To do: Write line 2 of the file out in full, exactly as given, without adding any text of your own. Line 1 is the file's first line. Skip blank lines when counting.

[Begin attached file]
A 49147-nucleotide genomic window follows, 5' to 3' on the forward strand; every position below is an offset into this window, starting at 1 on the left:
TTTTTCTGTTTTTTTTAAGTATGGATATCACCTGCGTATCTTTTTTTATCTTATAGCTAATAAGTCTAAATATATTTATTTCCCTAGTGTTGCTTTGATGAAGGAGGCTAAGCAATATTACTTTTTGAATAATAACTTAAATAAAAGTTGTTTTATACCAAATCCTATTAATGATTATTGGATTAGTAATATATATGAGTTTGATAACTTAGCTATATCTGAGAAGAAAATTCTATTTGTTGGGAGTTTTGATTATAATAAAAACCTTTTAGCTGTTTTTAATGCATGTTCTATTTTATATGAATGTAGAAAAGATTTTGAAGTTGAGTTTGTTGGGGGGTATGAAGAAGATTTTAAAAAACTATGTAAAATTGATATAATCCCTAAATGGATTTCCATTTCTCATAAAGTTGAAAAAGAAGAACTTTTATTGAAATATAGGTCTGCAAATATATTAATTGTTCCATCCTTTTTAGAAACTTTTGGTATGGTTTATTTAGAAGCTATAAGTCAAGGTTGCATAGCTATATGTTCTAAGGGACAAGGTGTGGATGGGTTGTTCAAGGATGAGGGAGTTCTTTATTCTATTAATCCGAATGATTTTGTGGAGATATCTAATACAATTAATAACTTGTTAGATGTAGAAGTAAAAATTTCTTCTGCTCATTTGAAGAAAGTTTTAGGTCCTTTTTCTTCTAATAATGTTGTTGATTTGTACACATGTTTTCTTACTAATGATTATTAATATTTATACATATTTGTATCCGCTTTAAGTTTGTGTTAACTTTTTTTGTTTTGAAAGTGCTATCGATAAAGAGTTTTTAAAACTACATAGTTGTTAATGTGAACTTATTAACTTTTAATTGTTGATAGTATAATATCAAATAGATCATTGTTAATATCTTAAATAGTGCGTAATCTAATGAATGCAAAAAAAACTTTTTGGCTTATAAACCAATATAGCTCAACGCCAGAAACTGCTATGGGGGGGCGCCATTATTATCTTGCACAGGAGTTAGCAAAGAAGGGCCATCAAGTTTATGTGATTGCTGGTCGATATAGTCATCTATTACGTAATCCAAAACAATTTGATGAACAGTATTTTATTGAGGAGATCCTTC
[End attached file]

TTTTTCTGTTTTTTTTAAGTATGGATATCACCTGCGTATCTTTTTTTATCTTATAGCTAATAAGTCTAAATATATTTATTTCCCTAGTGTTGCTTTGATGAAGGAGGCTAAGCAATATTACTTTTTGAATAATAACTTAAATAAAAGTTGTTTTATACCAAATCCTATTAATGATTATTGGATTAGTAATATATATGAGTTTGATAACTTAGCTATATCTGAGAAGAAAATTCTATTTGTTGGGAGTTTTGATTATAATAAAAACCTTTTAGCTGTTTTTAATGCATGTTCTATTTTATATGAATGTAGAAAAGATTTTGAAGTTGAGTTTGTTGGGGGGTATGAAGAAGATTTTAAAAAACTATGTAAAATTGATATAATCCCTAAATGGATTTCCATTTCTCATAAAGTTGAAAAAGAAGAACTTTTATTGAAATATAGGTCTGCAAATATATTAATTGTTCCATCCTTTTTAGAAACTTTTGGTATGGTTTATTTAGAAGCTATAAGTCAAGGTTGCATAGCTATATGTTCTAAGGGACAAGGTGTGGATGGGTTGTTCAAGGATGAGGGAGTTCTTTATTCTATTAATCCGAATGATTTTGTGGAGATATCTAATACAATTAATAACTTGTTAGATGTAGAAGTAAAAATTTCTTCTGCTCATTTGAAGAAAGTTTTAGGTCCTTTTTCTTCTAATAATGTTGTTGATTTGTACACATGTTTTCTTACTAATGATTATTAATATTTATACATATTTGTATCCGCTTTAAGTTTGTGTTAACTTTTTTTGTTTTGAAAGTGCTATCGATAAAGAGTTTTTAAAACTACATAGTTGTTAATGTGAACTTATTAACTTTTAATTGTTGATAGTATAATATCAAATAGATCATTGTTAATATCTTAAATAGTGCGTAATCTAATGAATGCAAAAAAAACTTTTTGGCTTATAAACCAATATAGCTCAACGCCAGAAACTGCTATGGGGGGGCGCCATTATTATCTTGCACAGGAGTTAGCAAAGAAGGGCCATCAAGTTTATGTGATTGCTGGTCGATATAGTCATCTATTACGTAATCCAAAACAATTTGATGAACAGTATTTTATTGAGGAGATCCTTC